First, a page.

China family in forced abortion case claims harassment by government
(AP) BEIJING - The Chinese father of a forcibly aborted baby whose case prompted an international outcry has been beaten and forced into hiding, while his wife and other family members have been labeled traitors by fellow townspeople, the man's sister said Tuesday.
Photos of the mother and dead baby had been circulated online, embarrassing the government and prompting the suspension of three local officials in Shaanxi province. The officials had forcibly aborted the late-term pregnancy earlier this month because it violated the country's tough one-child policy.
Apparently angered over the family's contacts with journalists, the local government has since organized a backlash against the family members, calling them traitors and keeping them under surveillance, Deng Jicai, a sister of the 30-year-old father Deng Jiyuan, said.
"We are already heartbroken from losing the baby. How did we become traitors?" Deng Jicai said.
Deng Jiyuan's wife Feng Jianmei, 23, was forced to undergo an abortion on June 2 - seven months into her pregnancy - because the family could not afford a 40,000 yuan ($6,300) fine for having a second child. Graphic photos of the dead fetus lying next to Feng were posted online, drawing public condemnation and renewing criticism over the one-child policy.
The Ankang city government responded by apologizing openly, suspending three officials and promising an investigation.
But Deng Jicai said officials appeared to be cracking down on the family as well.
About a dozen guards patrol outside Feng's room in the hospital and even follow family members when they go to the washroom or leave the hospital, the sister said.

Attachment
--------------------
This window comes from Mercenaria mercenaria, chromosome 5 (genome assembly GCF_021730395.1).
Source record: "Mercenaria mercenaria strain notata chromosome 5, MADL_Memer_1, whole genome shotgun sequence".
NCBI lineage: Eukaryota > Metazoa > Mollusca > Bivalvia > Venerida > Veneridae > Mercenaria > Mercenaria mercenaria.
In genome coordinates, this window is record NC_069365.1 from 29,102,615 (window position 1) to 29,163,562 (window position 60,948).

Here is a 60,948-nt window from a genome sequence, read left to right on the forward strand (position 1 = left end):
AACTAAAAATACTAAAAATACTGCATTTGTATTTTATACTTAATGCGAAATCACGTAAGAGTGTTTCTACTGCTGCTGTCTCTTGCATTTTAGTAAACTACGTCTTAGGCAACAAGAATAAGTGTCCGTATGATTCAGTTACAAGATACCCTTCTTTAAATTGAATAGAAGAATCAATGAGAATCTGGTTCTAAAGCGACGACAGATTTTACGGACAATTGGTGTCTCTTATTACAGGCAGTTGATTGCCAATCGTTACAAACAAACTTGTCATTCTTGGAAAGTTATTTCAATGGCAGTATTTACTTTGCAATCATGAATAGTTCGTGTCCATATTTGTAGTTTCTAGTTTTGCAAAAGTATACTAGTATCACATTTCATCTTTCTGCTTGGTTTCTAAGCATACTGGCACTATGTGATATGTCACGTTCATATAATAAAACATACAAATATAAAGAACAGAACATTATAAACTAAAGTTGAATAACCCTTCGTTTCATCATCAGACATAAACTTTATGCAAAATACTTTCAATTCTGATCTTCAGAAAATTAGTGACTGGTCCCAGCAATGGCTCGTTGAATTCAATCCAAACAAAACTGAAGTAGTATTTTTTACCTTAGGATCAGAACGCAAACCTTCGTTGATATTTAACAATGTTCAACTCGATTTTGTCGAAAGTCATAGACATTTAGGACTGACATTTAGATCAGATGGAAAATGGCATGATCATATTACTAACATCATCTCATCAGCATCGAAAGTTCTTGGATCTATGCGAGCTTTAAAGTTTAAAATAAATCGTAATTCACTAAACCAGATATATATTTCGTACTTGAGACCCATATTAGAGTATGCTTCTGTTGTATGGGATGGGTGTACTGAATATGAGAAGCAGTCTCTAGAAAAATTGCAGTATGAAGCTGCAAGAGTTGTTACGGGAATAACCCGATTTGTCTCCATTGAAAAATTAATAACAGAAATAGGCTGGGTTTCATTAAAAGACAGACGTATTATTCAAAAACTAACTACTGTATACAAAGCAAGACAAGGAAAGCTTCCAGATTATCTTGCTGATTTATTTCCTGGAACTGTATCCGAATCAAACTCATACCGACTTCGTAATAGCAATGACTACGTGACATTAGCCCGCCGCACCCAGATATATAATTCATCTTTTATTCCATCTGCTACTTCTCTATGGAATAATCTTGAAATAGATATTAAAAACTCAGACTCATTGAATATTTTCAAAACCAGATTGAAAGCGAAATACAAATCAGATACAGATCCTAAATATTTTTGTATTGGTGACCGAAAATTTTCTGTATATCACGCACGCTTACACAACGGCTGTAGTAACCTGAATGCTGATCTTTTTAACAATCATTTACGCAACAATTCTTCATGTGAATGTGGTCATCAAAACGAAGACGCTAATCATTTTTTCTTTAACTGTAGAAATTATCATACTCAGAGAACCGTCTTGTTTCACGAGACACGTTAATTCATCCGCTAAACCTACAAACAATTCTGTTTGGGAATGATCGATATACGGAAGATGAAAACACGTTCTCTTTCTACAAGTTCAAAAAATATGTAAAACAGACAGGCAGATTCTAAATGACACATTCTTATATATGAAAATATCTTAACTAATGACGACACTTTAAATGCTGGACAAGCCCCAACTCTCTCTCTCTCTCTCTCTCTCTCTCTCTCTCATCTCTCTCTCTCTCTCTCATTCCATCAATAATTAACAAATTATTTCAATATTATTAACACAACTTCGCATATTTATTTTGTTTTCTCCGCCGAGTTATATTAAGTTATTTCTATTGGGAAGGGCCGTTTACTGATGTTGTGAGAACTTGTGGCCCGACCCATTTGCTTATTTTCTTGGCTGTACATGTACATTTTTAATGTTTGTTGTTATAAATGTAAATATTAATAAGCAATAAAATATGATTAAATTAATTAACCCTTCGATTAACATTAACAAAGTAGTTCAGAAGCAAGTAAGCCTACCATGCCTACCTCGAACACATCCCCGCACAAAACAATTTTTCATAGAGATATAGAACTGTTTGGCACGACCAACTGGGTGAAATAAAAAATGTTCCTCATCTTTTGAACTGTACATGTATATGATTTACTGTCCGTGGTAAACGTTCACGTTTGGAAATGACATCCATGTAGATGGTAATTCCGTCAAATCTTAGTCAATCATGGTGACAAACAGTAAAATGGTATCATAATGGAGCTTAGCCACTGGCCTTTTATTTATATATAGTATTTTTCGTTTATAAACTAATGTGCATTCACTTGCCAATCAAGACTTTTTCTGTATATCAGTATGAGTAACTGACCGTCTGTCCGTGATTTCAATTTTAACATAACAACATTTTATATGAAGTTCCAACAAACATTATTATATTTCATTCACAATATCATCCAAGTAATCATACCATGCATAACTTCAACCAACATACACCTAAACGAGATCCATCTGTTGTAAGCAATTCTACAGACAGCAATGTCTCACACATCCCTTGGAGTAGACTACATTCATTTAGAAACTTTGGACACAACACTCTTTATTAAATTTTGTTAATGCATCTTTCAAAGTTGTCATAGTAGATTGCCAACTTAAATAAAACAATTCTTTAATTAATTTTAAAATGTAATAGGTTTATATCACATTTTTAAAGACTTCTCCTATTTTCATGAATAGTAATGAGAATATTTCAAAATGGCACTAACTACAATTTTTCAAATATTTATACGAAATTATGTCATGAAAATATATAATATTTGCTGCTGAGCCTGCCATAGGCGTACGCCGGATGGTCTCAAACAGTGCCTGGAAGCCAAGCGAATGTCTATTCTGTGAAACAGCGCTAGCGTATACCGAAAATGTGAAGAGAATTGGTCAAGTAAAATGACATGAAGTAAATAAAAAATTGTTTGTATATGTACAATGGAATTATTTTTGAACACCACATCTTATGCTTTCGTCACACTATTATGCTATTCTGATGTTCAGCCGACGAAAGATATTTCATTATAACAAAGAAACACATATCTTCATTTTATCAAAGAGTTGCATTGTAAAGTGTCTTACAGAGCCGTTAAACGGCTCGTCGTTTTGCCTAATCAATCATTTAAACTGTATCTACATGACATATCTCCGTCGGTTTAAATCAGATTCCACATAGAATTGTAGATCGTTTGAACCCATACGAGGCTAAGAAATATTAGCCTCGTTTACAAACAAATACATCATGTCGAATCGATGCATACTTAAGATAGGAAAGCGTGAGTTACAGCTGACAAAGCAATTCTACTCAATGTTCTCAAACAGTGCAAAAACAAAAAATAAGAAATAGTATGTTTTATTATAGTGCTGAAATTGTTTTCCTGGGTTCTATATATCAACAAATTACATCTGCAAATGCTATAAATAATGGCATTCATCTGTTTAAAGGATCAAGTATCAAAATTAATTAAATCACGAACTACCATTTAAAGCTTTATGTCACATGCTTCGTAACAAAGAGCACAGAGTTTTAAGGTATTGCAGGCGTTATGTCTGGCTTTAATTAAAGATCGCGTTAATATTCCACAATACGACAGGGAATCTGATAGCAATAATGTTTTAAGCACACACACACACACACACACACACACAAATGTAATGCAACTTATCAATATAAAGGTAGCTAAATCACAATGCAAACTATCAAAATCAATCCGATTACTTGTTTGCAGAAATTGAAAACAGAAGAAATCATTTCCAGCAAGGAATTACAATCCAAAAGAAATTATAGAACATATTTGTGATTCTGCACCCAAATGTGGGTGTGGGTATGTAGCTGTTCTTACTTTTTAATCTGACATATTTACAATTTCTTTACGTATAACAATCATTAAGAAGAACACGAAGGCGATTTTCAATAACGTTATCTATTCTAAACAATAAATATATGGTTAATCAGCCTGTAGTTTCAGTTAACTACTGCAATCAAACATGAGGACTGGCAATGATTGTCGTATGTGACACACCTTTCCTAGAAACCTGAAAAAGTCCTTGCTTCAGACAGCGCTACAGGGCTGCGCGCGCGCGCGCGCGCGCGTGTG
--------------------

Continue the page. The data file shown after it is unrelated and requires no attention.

Deng Jicai said her brother and sister-in-law had refrained from speaking to media but decided to speak to German reporters who traveled to Shaanxi when the government did not produce investigation results as promised.
"We did not make more out of the story," Deng said. "My sister-in-law mainly stated what she had experienced."
She said Deng Jiyuan tried to travel to Beijing last week to meet with journalists and lawyers but did not succeed.
"More than 100 people and a dozen of cars showed up to stop him, and a man suddenly appeared and kicked my brother in the stomach," she said.
On Sunday, townspeople, under control of the local government, unfurled a banner near the hospital, calling the family traitors and demanding their expulsion from the town, the sister said.
Photos posted online showed a red banner saying "severely beat the traitors and expel them."
On the same day, Deng Jicai said Deng Jiyuan disappeared. She said the family got a brief phone call from him 48 hours later telling his family not to worry about him.
"We are still worried," the sister said. "What if the government finds him?"
A man who answered the phone at the county government family planning office said the investigation into the illegal abortion was under way but added he did not know anything else.
"I am a student intern who just got here yesterday," said the man, who only gave his family name Li.
A Chinese researcher said it is common for people who try to seek outside help to get into trouble with local governments and even their fellow citizens.
"Some people think contacting the foreign media equals selling out the country," said Liang Zhongtang, a retired researcher from Shanghai Academy of Social Sciences who studies China's family planning policy.
Liang said the local government is resorting to physical means to keep the victims from the media to prevent further coverage of the case.
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